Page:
Calling Ralph David Abernathy IV a running back never comes so simply. An adjective of some sort always precedes the title.
Small back. Short back. Scat back. Change-of-pace back.
Even his own teammate, George Winn, reminds him he's not a true running back because he doesn't block or perform any of the heavy lifting entrenched in Winn's daily routine.
Go ahead and use whatever adjective necessary to describe the Bearcats back officially listed at 5-foot-7, 161 pounds. Just don't call him afraid of contact.
"I've been playing running back my entire life," he said. "I may be little, but that is part of the position. That's part of the position I love. I love the contact. I love being able to get in there with the big guys and kind of hit them a little bit."
The final five weeks of the season, he'll be given more opportunity to do so, according to Butch Jones. The staff plans on finding ways to involve RDAIV more in the offense and have him mastering nearly every position on the field. He's taking lessons at the outside X receiver, the inside Z, running back and even learning concepts of the tight end. Don't expect him to be holding the edge off tackle for Winn, of course, but don't expect him not to know the play, either.
The latest crash course comes at the clear need to give more touches to the Bearcats most electric weapon. He's averaging 8.0 yards per touch on offense and leads the team with six touchdowns. Yet, he's averaging just nine touches per game.
He's caught 15 passes for 214 yards at 14.3 yards per reception. He's rushed 47 times for 284 yards at 6.0 yards per carry. He also ranks 21st in the country at 27.2 yards per each of his 19 kickoff returns.
The philosophy on the IV Plan was to limit pounding on the little guy over the course of the season.
With only five games remaining and plays like the remarkable 14-yard sweep against Louisville continuing to dominate highlight reels, it became evident the time was now to increase his workload. That means not only more plays on the perimeter, but more time splitting carries with Winn.
"Everyone talks about a small running back or a short running back and he is a short running back," Jones said. "He is very strong and has a great body makeup, body composition and has worked extremely hard and can lower his pads and lower his center of gravity so he doesn't take a lot of unnecessary shots and that is what has helped him and given us the confidence to increase his work load as well."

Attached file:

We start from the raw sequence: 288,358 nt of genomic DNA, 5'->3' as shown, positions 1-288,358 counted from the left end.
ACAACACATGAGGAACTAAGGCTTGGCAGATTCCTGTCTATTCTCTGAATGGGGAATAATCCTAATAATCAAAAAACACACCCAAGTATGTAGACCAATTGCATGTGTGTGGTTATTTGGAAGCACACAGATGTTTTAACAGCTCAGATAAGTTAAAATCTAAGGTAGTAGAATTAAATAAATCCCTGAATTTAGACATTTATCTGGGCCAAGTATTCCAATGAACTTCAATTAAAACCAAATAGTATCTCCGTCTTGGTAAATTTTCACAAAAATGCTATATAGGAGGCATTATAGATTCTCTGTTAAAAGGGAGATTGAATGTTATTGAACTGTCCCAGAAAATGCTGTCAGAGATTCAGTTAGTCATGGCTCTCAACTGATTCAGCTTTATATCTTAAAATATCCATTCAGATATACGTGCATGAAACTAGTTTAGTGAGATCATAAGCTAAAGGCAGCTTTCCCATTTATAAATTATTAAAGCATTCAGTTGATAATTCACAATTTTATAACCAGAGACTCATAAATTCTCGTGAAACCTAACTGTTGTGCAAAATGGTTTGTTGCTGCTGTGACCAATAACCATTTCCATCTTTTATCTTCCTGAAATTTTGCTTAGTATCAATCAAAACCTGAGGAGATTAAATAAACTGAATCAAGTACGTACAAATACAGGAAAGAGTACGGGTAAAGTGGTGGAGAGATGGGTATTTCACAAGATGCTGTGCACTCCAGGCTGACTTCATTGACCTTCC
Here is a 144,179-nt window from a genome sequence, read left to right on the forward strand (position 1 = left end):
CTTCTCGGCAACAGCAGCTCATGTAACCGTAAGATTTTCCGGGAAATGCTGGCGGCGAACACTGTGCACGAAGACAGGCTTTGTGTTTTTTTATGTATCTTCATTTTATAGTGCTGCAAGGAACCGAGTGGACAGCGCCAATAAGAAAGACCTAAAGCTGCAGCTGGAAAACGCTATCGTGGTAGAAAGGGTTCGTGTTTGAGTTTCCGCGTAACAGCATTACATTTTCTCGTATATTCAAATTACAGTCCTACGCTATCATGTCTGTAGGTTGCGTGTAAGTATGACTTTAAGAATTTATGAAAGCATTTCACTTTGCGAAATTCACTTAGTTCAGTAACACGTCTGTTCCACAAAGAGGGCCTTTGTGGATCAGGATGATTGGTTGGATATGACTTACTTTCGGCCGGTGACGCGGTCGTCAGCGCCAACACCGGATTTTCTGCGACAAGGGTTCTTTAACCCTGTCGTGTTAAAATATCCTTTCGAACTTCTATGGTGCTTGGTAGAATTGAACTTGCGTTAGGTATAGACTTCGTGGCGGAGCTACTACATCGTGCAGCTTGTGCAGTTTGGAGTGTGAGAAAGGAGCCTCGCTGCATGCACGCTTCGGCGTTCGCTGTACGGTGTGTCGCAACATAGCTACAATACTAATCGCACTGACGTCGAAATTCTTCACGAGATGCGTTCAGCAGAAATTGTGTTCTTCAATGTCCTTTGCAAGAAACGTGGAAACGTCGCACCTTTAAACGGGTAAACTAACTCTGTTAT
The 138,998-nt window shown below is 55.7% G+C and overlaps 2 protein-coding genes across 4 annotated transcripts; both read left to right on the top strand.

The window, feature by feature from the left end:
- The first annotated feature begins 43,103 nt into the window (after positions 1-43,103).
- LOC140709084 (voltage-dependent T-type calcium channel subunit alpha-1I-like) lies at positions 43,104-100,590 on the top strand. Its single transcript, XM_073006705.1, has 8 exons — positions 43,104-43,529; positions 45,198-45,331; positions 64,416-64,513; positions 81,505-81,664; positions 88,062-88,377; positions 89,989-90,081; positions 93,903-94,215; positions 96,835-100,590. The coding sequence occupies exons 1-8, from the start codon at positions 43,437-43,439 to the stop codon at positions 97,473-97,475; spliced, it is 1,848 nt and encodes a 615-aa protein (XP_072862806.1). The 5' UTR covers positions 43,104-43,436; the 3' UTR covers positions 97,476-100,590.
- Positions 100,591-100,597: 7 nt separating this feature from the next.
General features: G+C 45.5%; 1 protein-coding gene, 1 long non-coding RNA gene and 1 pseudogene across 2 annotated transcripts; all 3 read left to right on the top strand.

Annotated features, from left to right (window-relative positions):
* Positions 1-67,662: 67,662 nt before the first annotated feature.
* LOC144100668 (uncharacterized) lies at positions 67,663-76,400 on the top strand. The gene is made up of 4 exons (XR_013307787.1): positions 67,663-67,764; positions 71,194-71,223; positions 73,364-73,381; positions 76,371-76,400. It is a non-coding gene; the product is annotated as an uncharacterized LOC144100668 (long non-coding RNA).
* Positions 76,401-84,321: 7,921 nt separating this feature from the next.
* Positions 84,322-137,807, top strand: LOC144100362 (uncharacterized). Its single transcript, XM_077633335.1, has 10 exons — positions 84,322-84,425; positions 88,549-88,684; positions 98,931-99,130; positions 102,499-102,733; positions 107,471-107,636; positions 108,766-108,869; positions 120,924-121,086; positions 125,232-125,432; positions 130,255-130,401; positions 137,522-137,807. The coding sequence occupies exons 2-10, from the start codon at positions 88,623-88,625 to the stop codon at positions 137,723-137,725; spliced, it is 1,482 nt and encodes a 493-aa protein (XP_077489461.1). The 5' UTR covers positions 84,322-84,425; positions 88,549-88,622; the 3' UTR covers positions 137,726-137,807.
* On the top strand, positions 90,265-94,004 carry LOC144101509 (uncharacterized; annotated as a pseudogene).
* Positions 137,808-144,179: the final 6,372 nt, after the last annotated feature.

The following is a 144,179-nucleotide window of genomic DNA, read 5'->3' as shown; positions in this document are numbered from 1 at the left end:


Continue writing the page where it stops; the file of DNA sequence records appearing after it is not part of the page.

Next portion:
Leaving Abernathy in at running back means asking him to protect Munchie Legaux against charging linebackers, as well. Much of his time in practice is spent perfecting technique and pop in blocking. When a 235-pound linebacker comes charging through the hole, Abernathy better have a plan.
"The first thing that goes through my mind is hit him before he hits you," RDAIV said. "That's all I think. Because if he hits me, it could be a trainwreck."
This sets the stage for Abernathy to handle duty as more of a feature back next season, a pounding Jones believes he'll be able to handle after an offseason of adding muscle. For now, however, the focus will stay on finding ways to place the football in his hands. If that means more plays between the tackles, don't expect this short, small, scat back to shy away from contact. That is, if the defense can get their hands on him.
"I love the position of being a running back regardless of how little I am that is really what I want to do and I pride myself on being a running back," he said. "I am not a big guy, it's just kind of who I am. You got to kind of work with what you got. God blessed me with being fast so that's all I really got to work with."
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